JAMMU: Despite the social media having been deluged by displaced Kashmiri pandits' video clippings vowing to "return and die" in the Valley, the community on Sunday appeared to be plagued by self-doubts over the prospects of their return.
They demanded that Prime Minister Narendra Modi should settle the community living as "refugees in their own country" for the past 30 years at one place in the Valley.
In the backdrop of Vidhu Vinod Chopra's film 'Shikara' on exodus of KPs, to be released in February, several Kashmiri pandits have taken to social media to express their love and willingness to return to their homeland in the Valley to "live and die" there.
"Haji Sahib, we will come back. We will live and die in Kashmir.
Our ashes will be immersed in river Vitasta in Kashmir," is one such video clipping among many similar ones doing the rounds on social media.
Kashmiri pandits consider 'safety and security' as the biggest hurdle in their return to their roots in the Valley.
The displaced KPs across the world commemorated January 19 as 'holocaust day', when over 70 thousand pandit families numbering over 3.5 lakh were forced out of the Valley due to killings and terror by Pakistan sponsored terrorists in 1990.
The event this year was held against the backdrop of abrogation of Article 370 in Jammu and Kashmir and the Citizenship Amendment Act.
"We are hopeful that after the epochal decisions on August 5 and amendments in Citizenship Act, Union government under the visionary leadership of PM Narendra Modi will address the pain and agony suffered by Hindus of Kashmir for last 30 years", Panun Kashmir convener Agnishakher said.
He said while Panun Kashmir bats for separate territory to be carved out in Kashmir for 7 lakh KPs, it is for government to discuss with the community the ways and means of the basis of return and rehabilitation of exiled community in accordance with the principle of non-refoulment.
Sitting in one-room quartet at Jagti camp on the outskirts of Jammu city, 89-year-old Mohan Lal Dhar wants one place settlement for all KPs in Kashmir.
He is hopeful that the government under PM Modi will rehabilitate them in Kashmir again.
Dhar, who is among the seven lakh-odd Kashmiri Pandits who had to flee Kashmir Valley in the wake of spread of terrorism in 1989-90, says they are living as "refugees in their own country" for three decades but nothing is being done for their return and rehabilitation because terrorism is still on.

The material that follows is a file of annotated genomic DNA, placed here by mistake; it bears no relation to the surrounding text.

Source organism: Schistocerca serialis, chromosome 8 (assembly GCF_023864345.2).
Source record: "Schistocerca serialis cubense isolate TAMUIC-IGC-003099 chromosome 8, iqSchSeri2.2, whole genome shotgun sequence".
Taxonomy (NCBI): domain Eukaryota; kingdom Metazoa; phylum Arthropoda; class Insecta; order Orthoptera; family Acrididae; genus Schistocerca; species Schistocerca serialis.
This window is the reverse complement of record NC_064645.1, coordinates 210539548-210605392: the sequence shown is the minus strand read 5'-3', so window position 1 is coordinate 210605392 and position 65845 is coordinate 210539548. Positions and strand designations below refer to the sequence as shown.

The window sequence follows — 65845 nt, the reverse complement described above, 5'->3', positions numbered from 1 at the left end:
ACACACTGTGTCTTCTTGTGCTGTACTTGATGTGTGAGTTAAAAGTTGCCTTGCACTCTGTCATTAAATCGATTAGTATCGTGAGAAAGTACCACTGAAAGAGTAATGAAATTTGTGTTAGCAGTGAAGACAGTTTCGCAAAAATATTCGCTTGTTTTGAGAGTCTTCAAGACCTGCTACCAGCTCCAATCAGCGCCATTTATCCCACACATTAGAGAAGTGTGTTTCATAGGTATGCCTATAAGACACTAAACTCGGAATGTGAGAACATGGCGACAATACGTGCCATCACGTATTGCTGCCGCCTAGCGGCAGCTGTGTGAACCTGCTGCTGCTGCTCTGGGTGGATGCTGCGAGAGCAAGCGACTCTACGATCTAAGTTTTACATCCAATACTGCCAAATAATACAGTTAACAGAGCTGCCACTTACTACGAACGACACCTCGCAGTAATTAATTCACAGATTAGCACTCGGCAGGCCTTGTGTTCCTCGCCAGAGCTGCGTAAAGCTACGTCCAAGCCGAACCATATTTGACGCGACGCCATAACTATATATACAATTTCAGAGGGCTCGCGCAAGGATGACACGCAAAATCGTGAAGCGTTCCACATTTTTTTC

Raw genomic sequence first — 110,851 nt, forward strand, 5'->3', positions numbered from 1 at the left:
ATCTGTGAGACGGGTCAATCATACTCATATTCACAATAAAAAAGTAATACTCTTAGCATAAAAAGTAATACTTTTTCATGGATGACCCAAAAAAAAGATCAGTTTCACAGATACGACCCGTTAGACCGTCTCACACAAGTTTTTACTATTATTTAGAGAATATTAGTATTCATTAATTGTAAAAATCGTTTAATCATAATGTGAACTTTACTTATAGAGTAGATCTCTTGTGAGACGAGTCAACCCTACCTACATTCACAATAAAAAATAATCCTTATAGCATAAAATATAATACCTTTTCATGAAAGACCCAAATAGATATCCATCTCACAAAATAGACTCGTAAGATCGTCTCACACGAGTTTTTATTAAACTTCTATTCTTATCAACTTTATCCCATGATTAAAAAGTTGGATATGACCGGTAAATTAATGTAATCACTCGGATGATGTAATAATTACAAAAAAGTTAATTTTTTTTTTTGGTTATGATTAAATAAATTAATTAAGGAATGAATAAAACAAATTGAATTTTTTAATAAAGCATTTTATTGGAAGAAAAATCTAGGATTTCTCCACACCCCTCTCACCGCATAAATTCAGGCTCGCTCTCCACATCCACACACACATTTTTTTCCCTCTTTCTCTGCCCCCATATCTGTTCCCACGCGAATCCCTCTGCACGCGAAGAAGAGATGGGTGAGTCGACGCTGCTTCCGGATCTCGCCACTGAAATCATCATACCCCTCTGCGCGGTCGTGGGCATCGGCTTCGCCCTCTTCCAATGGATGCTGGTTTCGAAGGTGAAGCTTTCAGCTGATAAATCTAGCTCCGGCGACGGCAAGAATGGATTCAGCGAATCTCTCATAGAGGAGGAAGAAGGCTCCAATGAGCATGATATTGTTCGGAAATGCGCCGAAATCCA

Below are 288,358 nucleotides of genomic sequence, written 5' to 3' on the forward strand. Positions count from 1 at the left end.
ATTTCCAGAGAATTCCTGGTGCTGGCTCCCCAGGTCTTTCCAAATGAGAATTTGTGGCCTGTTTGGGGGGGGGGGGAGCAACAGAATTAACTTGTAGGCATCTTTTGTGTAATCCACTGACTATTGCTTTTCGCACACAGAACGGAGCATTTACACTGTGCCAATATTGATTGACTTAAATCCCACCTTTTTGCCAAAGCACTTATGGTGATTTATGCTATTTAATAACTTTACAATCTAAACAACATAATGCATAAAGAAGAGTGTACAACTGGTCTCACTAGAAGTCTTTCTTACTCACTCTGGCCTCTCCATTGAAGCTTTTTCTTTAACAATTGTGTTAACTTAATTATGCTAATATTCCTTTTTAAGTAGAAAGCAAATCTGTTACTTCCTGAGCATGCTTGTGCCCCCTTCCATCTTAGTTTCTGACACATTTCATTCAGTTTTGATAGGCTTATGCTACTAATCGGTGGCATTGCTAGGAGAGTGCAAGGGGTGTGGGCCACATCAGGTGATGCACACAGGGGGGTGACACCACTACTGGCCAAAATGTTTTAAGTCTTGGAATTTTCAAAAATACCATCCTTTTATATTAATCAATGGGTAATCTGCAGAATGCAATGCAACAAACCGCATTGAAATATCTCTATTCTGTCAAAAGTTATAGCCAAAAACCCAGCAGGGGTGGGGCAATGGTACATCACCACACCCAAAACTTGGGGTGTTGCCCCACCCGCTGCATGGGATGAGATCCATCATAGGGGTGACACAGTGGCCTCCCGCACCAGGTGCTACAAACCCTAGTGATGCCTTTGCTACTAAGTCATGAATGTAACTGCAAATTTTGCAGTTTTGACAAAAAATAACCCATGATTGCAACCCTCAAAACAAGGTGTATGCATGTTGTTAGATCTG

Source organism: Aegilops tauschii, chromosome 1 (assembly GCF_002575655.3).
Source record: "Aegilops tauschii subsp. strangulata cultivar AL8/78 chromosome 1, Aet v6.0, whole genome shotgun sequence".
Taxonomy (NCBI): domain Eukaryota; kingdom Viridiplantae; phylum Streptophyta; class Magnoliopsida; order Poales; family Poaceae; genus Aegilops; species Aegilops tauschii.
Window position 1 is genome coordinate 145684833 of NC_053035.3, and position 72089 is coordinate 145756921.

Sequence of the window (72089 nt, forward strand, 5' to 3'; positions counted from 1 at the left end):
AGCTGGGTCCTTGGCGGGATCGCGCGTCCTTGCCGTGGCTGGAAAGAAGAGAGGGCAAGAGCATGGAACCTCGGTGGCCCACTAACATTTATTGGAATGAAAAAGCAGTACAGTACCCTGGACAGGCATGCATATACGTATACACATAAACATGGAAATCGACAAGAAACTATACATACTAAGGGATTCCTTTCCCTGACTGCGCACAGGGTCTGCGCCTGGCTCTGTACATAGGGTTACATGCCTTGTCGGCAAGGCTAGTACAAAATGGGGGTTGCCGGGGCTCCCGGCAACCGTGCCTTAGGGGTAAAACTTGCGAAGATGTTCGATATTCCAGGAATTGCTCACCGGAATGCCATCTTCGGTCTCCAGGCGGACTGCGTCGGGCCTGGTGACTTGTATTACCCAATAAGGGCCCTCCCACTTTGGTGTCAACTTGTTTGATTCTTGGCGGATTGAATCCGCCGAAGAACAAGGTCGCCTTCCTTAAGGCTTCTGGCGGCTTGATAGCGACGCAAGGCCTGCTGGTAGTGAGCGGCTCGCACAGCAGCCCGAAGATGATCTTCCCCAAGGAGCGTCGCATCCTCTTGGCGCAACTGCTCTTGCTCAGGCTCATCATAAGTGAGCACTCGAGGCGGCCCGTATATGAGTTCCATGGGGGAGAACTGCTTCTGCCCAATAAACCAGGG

Somawati, who living Muthi camp after their migration from North Kashmir's Wadipora belt, wants to return to the valley to die there as she urges Modi ji to create condition at one place in valley.
"I want to die there. That is my last wish. Modi ji should settle us at one place in a secured environment. We are hopeful that our dream will be fulfilled", she added.
Spelling there demand, All-State Kashmiri Pandit Conference (ASKPC) General Secretary Dr T K Bhat said tmost KPs feel that "one place-settlement" is only alternative for return and rehabilitation of the minuscule community in Kashmir after ensuring their safety and security.
"Our core concern is safety and security for the community in Kashmir Valley," Bhat said.
Stressing on the security aspect, Bhat said, "You can guard our houses, colonies but it is not possible to provide security to each and every Kashmiri Pandit when they go out in the market. Security is the most important aspect connected to the return of the community."
The UPA-1 government had offered a rehabilitation package for KPs that proposed Rs 7.5 lakh to every Kashmiri Pandit family willing to return to the Valley. Several families volunteered to return and filled up the forms. Eight years after that, there has been no progress," said Poshker Nath, who has been living Roopnagar in Jammu.
The Ministry of Home Affairs had in a written reply in Parliament said that only one family has returned.
Prof B L Zutshi, a prominent social activist said, "one place homeland is the political empowerment of the community, and we look forward to this political empowerment.
He said, right since 1947, Kashmir was gradually moving into grip of fanaticism and theo-fascism and 1990 saw the culmination of a well-orchestrated ploy to dislodge Kashmir Pandits the epitome of Indian Nationhood in Kashmir.
Bihari Kak, a popular artist and member of Athwas Cultural Association also feels that the security of the community is prime and first thing for return to the valley.
The KPs say their return to the Kashmir Valley is linked to employment, as the youths willing to return need to have a source of livelihood.
The proposal to rehabilitate the community in composite townships in the Valley was mooted by the Narendra Modi government, which faced opposition not only from separatists but also the mainstream political parties in Kashmir.